Most Americans oppose revoking conscience protection rule for medical workers

Most Americans oppose revoking conscience protection rule for medical workers

.- About 87 percent of U.S. adults support conscience protections for health care providers, a new poll reports. A majority also oppose the revocation being considered by the Obama administration of a new regulation designed to secure conscience protections for pro-life medical professionals.

The poll, conducted by the polling company, inc./WomanTrend on behalf of the Christian Medical Association, showed majority support for new U.S. Department of Health and Human Services (HHS) regulation currently under review by the Obama administration.

About 62 percent of respondents said they opposed revoking the rule, while only 30 percent supported its revocation. Even a majority of self-described “pro-choice” respondents opposed the possible revocation.

The poll surveyed 800 American adults and claims a margin of error of plus or minus 3.5 percent.

Dr. David Stevens, M.D., CEO of the Christian Medical Association, discussed the HHS rule at an April 8 press conference announcing the poll results.

“There is a well-funded and increasingly successful effort to discriminate against healthcare professionals based on their deeply held religious and moral beliefs,” he said. “In some states, pharmacists must dispense certain medications or lose their licenses. Students are denied admission to medical schools or residency programs because they are not in favor of abortion. Doctors and nurses are losing their jobs or a promotion because of their beliefs.”

The American College of Obstetrics and Gynecology (ACOG) has stated that it is unethical for doctors to refuse to refer for abortions, he reported.

“Right of conscience is under attack and that is dangerous for our country, our healthcare system and every patient,” he continued. “Do we want our professional schools to ethically neuter doctors of all moral convictions not approved by the government?”

The rules, he said, “educate the country on this issue. They provide a place to report discrimination. They require employers and educators to take 30 minutes to certify they have non-discrimination policies in place. What is so earth shaking about that?”

He accused the Obama administration and its allies of “raising a smokescreen” with claims that the rules are too burdensome.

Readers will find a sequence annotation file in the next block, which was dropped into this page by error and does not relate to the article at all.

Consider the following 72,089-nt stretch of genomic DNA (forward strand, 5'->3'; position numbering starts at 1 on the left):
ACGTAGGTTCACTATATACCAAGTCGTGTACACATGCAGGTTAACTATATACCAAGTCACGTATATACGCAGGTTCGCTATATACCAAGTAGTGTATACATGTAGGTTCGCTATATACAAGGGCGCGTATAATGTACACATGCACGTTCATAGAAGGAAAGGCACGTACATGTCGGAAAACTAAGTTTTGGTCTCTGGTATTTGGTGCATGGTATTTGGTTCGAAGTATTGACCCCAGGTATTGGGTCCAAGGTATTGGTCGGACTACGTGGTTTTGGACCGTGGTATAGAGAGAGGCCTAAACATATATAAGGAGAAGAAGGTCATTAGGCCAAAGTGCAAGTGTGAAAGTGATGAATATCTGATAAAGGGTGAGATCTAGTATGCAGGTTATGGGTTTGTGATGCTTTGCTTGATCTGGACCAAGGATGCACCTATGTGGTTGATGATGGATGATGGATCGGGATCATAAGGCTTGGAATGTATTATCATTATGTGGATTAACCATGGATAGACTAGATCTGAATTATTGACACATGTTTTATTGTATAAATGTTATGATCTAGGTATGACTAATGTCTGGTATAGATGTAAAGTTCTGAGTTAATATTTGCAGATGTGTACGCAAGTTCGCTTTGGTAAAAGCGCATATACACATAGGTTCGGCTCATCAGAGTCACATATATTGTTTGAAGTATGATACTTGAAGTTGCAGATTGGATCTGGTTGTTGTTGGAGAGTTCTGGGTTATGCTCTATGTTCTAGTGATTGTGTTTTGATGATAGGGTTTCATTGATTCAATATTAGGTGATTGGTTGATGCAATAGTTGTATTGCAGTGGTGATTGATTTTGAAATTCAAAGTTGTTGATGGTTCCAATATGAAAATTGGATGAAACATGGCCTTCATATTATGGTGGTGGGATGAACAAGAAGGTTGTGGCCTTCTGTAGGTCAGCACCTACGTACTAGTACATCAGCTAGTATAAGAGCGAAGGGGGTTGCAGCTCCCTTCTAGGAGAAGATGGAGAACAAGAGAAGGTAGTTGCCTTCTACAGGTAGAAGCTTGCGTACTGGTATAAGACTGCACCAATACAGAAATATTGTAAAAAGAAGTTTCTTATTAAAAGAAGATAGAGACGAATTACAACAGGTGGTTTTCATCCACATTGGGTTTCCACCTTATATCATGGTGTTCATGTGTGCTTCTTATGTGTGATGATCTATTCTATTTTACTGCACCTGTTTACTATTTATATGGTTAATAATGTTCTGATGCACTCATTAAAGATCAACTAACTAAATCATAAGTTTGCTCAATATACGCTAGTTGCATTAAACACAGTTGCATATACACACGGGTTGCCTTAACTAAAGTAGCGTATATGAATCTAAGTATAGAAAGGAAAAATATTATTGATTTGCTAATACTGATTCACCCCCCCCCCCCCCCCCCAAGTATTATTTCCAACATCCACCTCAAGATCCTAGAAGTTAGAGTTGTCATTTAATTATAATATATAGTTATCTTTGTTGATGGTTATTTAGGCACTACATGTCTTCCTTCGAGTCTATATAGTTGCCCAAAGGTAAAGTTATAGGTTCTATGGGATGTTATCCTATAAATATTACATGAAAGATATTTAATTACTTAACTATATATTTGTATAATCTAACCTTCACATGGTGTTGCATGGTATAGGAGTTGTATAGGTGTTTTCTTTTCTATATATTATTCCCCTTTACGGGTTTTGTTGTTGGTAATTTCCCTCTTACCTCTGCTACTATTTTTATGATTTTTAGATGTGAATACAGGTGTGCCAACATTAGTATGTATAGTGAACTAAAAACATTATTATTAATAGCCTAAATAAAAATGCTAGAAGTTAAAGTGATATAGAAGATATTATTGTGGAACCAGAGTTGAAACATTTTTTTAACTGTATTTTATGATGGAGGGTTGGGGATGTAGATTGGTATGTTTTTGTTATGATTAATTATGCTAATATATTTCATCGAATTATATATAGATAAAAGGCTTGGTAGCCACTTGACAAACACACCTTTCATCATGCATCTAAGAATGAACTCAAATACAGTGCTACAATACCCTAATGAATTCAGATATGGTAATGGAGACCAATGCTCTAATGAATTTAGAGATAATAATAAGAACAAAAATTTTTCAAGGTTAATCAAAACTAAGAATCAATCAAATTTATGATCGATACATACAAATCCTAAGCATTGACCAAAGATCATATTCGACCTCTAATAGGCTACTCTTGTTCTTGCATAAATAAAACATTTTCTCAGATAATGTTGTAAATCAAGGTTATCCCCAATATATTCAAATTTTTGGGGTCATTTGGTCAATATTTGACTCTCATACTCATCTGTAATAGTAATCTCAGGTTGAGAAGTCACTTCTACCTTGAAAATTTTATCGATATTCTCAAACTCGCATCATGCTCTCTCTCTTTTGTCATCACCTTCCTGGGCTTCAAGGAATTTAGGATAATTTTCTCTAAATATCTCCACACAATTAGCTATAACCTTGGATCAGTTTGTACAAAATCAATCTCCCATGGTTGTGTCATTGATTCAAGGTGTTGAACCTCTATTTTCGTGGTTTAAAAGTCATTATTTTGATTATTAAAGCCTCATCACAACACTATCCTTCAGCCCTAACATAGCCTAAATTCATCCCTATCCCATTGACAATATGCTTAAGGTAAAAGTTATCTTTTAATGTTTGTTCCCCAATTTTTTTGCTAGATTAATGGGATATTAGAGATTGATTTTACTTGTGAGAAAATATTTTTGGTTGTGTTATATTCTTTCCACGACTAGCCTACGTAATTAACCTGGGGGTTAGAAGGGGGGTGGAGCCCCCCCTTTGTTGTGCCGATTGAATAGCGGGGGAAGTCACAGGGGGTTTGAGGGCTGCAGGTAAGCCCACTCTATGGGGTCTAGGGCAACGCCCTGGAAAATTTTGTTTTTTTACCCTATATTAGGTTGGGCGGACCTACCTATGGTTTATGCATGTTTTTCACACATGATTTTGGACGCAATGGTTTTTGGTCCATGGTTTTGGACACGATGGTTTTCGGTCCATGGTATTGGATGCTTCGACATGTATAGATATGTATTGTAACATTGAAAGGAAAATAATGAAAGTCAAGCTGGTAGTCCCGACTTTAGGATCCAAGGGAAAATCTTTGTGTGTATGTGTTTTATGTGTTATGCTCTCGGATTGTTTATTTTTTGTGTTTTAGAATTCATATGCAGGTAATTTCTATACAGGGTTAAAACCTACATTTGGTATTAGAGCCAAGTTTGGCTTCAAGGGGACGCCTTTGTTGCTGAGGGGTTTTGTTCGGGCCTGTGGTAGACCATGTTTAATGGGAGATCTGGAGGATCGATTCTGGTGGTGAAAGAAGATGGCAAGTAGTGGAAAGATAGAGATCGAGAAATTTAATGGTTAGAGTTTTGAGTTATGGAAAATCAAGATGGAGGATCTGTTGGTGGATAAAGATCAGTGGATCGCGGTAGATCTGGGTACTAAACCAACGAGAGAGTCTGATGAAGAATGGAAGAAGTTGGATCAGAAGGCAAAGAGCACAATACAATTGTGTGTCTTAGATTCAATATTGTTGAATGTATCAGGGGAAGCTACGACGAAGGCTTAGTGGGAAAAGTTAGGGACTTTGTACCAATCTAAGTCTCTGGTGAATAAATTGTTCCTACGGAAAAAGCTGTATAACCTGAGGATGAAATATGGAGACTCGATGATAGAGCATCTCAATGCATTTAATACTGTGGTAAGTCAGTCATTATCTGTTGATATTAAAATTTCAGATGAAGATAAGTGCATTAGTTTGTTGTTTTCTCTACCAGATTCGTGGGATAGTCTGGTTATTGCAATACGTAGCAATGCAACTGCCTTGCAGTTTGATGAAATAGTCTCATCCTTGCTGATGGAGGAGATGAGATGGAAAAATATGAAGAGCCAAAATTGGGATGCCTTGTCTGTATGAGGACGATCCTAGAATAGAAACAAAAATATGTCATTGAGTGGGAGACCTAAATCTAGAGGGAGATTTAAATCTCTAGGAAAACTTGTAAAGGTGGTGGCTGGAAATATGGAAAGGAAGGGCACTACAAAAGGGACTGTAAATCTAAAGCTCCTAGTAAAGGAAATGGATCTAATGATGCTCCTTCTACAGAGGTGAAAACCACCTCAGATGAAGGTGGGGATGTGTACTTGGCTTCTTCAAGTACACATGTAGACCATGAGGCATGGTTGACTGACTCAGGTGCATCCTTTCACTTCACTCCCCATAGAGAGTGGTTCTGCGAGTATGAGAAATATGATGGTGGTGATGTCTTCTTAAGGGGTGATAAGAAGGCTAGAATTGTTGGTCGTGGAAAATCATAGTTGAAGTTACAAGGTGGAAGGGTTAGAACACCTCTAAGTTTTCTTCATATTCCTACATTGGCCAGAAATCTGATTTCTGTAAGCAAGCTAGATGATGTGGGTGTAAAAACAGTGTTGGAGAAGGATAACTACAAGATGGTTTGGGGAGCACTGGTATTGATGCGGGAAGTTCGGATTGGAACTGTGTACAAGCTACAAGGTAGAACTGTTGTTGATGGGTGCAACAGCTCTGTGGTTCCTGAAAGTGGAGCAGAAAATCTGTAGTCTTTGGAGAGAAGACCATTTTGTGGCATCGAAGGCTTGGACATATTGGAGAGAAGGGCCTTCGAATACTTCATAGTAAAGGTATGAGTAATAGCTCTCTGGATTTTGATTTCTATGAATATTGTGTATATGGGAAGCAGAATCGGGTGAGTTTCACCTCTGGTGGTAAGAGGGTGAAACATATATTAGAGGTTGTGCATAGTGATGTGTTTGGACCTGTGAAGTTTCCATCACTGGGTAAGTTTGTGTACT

Dr. John Bruchalski, an OB/GYN at the pro-life medical practice in Fairfax, Virginia called the Tepeyac Family Center, also defended conscience protections in his statement at the April 8 press conference.

He recounted how his practice helped save a woman’s baby, Joey, whom other doctors wanted to abort after his mother’s amniotic fluid drained.

His mother “went from one doctor to another looking for someone who wouldn’t perform an immediate induced abortion. She was looking for someone who wanted to help her baby live. She found us – 35 miles from her home,” the doctor said.

“We nurtured her, ignoring calls from others to perform an induced abortion. The result is that Joey was born alive… Joey is alive today because our doctors were able to follow our consciences.”

“If conscience is compromised, freedom becomes a farce, a façade,” Dr. Bruchalski remarked.

Deirdre McQuade, spokeswoman on abortion at the U.S. Conference of Catholic Bishops (USCCB), welcomed the poll results and urged HHS to keep the current regulation in place.

“The Obama administration has moved to rescind a vital HHS regulation protecting the conscience rights of health care providers," she said in a press release. "But according to this new survey, the majority of Americans—whether 'pro-life' or 'pro-choice', male or female, Republican or Democratic—support the regulation and oppose its rescission.”

The USCCB has created a web page advocating for the “strongest” protection of conscience rights at www.usccb.org/conscienceprotection.

More information on the poll is available at http://www.freedom2care.org/

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